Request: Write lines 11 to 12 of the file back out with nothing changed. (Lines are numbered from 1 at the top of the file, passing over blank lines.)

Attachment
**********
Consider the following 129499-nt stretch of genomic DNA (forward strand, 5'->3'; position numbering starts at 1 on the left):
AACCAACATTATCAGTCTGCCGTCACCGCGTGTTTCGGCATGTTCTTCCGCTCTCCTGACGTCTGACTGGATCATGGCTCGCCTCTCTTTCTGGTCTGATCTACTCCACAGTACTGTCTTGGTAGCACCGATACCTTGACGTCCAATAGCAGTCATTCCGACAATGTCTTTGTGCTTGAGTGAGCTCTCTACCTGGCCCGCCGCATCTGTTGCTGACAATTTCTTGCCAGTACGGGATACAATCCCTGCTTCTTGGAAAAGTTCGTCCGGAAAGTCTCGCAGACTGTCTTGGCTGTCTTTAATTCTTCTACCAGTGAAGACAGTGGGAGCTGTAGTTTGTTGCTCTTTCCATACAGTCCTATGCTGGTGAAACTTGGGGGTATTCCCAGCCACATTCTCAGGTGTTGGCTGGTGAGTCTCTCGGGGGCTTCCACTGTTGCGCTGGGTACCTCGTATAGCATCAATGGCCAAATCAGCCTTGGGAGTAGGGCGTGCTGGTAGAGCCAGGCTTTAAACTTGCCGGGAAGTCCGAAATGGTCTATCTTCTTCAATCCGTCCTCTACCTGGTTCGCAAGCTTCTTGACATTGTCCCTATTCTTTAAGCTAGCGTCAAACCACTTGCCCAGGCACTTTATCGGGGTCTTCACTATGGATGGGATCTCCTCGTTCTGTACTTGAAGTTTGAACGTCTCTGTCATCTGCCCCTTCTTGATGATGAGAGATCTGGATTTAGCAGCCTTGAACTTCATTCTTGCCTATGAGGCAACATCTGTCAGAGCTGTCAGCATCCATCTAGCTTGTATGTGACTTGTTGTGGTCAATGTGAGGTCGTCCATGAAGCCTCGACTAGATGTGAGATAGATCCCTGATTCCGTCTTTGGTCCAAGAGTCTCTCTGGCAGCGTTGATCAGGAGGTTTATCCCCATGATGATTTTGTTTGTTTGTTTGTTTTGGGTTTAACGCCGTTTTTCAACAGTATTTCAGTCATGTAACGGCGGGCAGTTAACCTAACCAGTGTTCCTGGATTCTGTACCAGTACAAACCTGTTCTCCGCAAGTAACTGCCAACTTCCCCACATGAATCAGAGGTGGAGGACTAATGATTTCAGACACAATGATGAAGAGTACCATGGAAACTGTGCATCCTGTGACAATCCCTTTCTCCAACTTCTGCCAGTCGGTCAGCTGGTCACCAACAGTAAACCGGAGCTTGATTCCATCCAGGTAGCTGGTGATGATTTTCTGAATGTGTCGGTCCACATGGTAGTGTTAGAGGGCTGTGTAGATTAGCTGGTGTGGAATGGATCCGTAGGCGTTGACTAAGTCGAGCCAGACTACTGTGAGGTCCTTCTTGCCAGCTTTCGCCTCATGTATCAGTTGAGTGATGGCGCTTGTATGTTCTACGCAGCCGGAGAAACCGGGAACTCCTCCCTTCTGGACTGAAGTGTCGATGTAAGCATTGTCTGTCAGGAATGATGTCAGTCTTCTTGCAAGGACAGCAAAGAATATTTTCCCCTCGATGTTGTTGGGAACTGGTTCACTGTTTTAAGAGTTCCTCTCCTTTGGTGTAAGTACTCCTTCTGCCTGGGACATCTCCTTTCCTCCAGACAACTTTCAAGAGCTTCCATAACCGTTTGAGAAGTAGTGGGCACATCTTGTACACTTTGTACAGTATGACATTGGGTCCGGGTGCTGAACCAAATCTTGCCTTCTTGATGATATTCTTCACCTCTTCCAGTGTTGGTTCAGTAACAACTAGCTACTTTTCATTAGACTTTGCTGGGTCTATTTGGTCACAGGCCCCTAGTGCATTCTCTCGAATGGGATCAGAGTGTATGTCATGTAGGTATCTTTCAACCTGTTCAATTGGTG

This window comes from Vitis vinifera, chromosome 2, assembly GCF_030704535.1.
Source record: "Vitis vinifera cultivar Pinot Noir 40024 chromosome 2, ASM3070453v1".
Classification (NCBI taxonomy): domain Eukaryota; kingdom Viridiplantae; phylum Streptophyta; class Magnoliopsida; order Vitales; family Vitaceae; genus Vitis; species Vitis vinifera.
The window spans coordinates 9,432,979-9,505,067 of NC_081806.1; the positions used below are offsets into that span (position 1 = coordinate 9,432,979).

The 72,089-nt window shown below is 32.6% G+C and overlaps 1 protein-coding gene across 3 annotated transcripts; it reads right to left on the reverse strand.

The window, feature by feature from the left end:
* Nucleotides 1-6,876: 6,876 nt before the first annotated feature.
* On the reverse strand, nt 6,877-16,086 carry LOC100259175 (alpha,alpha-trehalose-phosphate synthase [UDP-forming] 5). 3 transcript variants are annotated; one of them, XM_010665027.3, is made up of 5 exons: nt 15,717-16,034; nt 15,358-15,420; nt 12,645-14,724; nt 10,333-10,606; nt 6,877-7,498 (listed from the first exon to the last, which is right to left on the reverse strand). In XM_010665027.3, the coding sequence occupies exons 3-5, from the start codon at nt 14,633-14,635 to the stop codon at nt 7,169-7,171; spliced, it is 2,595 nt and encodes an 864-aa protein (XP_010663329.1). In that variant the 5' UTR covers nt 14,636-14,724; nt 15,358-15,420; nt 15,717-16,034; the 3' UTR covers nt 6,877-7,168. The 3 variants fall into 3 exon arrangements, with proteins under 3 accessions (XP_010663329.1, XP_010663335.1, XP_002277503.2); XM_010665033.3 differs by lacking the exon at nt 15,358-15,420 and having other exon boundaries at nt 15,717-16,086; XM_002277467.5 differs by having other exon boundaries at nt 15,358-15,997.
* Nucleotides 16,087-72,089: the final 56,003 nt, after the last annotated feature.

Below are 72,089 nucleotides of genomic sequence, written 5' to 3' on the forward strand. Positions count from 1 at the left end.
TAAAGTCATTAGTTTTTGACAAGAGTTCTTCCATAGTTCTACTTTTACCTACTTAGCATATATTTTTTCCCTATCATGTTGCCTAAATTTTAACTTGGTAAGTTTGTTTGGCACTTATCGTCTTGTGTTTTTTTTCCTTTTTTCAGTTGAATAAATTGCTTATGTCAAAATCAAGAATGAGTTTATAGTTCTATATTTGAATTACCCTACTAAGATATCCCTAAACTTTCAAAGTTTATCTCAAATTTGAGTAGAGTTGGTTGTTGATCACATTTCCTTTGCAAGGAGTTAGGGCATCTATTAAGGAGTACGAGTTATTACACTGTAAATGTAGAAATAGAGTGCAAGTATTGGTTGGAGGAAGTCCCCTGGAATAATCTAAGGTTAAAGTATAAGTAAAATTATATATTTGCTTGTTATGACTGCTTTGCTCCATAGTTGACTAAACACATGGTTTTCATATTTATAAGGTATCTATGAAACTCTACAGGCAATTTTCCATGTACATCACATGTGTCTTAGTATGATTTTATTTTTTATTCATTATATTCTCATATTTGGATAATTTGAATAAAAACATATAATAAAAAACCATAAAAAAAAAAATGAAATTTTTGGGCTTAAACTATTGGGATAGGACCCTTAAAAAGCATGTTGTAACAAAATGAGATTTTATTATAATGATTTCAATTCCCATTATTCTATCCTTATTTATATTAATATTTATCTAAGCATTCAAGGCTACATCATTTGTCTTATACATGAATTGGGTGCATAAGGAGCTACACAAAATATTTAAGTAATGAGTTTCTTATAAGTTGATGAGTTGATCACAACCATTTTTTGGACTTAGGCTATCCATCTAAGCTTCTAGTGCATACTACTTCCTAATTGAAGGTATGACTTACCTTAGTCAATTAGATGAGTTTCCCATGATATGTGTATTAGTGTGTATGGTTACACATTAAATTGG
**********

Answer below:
* Nucleotides 16,087-72,089: the final 56,003 nt, after the last annotated feature.

Below are 72,089 nucleotides of genomic sequence, written 5' to 3' on the forward strand. Positions count from 1 at the left end.